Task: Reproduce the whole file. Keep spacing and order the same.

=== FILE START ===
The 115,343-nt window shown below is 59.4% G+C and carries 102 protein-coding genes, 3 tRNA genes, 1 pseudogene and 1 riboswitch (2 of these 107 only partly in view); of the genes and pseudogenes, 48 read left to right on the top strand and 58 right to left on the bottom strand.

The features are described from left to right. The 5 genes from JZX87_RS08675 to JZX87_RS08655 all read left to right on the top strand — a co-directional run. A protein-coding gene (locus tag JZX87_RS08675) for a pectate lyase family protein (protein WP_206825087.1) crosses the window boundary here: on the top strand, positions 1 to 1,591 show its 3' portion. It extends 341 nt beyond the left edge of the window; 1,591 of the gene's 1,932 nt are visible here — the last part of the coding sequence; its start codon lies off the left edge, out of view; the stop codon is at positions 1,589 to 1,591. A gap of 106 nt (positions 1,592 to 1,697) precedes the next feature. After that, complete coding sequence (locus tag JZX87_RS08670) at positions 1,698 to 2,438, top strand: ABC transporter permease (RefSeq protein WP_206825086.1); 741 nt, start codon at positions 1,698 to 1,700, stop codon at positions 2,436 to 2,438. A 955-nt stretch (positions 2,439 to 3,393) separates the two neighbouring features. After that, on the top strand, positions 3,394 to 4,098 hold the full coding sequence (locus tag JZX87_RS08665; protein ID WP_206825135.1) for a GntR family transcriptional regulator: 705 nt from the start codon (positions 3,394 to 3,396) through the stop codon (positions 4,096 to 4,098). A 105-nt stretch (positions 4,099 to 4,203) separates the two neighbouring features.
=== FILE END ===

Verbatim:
The 115,343-nt window shown below is 59.4% G+C and carries 102 protein-coding genes, 3 tRNA genes, 1 pseudogene and 1 riboswitch (2 of these 107 only partly in view); of the genes and pseudogenes, 48 read left to right on the top strand and 58 right to left on the bottom strand.

The features are described from left to right. The 5 genes from JZX87_RS08675 to JZX87_RS08655 all read left to right on the top strand — a co-directional run. A protein-coding gene (locus tag JZX87_RS08675) for a pectate lyase family protein (protein WP_206825087.1) crosses the window boundary here: on the top strand, positions 1 to 1,591 show its 3' portion. It extends 341 nt beyond the left edge of the window; 1,591 of the gene's 1,932 nt are visible here — the last part of the coding sequence; its start codon lies off the left edge, out of view; the stop codon is at positions 1,589 to 1,591. A gap of 106 nt (positions 1,592 to 1,697) precedes the next feature. After that, complete coding sequence (locus tag JZX87_RS08670) at positions 1,698 to 2,438, top strand: ABC transporter permease (RefSeq protein WP_206825086.1); 741 nt, start codon at positions 1,698 to 1,700, stop codon at positions 2,436 to 2,438. A 955-nt stretch (positions 2,439 to 3,393) separates the two neighbouring features. After that, on the top strand, positions 3,394 to 4,098 hold the full coding sequence (locus tag JZX87_RS08665; protein ID WP_206825135.1) for a GntR family transcriptional regulator: 705 nt from the start codon (positions 3,394 to 3,396) through the stop codon (positions 4,096 to 4,098). A 105-nt stretch (positions 4,099 to 4,203) separates the two neighbouring features.